Editor Matthew Hepburn digs out five of his favourite items from the
Earlier this year I travelled across the pond for our annual #JourneyOn conference, where we spent several days discussing the future of this very website and digital media platform. While there, I also managed to sneak a peek of the
Locked away inside row-upon-row of high-density shelving sat dozens of original, commemorative and limited edition bottles, cans and collectibles spanning the last 130 years of
Like a big kid in a candy store, I couldn’t stop myself from running around pointing at things, picking them up and asking Coke’s director of heritage communications, Ted Ryan, to tell me more about them. And, to my delight, he’d be able to recite all the details from memory, almost enjoying the challenge!
I left the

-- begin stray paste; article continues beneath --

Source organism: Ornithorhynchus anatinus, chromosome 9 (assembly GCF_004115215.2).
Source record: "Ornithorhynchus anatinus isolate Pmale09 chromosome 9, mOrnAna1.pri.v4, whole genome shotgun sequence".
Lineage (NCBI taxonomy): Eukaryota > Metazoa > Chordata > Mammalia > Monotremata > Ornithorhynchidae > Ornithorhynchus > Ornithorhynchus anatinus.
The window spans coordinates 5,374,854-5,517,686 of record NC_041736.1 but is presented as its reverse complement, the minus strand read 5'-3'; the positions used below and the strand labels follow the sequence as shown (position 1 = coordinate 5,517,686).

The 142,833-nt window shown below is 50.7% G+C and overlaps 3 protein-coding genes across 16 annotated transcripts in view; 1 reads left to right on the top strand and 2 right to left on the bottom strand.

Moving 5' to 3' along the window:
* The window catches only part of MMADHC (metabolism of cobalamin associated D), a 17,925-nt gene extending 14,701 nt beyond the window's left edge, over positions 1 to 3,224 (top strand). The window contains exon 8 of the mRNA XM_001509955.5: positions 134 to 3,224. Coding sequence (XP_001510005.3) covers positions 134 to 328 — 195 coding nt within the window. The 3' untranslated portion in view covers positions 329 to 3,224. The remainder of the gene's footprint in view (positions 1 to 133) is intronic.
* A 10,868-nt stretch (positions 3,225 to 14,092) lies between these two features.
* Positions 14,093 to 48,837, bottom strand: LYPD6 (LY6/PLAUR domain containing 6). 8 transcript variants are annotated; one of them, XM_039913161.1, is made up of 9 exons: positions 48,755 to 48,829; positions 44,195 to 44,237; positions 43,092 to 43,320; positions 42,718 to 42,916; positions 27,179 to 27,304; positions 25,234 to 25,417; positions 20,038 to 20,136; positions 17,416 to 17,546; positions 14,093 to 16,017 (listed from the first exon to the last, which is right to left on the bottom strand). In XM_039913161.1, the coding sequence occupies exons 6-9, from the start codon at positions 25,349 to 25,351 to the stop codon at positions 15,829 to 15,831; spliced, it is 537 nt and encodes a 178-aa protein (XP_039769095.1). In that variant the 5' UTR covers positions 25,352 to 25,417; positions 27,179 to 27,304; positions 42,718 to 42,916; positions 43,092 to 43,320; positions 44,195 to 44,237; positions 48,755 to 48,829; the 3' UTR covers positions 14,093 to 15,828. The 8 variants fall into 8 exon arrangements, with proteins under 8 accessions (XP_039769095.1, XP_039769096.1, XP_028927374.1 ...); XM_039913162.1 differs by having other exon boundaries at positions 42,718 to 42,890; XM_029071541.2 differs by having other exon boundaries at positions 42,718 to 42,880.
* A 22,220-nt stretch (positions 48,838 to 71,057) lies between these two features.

Coca-Cola Chewing Gum
Available during the early 1900s,
Marble Soda Fountain
This sample soda fountain was used by the John Matthews Corp. to sell their ornate marble fountains during the early nineteenth century. Why do I like it? Because John Matthews was an English-born American, and he had a cool nickname as "the soda fountain king" for his equipment was the best at making carbonated water.
In the 1940s, these tabletop clocks were a practical and dramatic way to advertise
Coca-Cola Dome Clocks
We offered these key-wound, glass-encased dome clocks as an anniversary gift to our bottlers, the companies who make and distribute our drinks. Why do I like them? Because they’re small and look beautifully crafted.
Coca-Cola Desk Calendar
These branded desk calendars were an office staple back in the 1950s. Why do I like them? Because they remind me of something you’d see on Don Draper's desk.
Needless to say, the list could go on, but I’ll save the rest for another post, another day. The
More on Journey
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A treasure trove of nostalgia: the
Coca-Colaand the Casbah Coffee Club
Historic Move: How
Coca-Colais Relocating Its Precious Archives
‘I Could Teach the History of the United States, Maybe The World, Through
Coca-ColaAdvertising’: An Interview with Coke’s Director of Heritage Communications Ted Ryan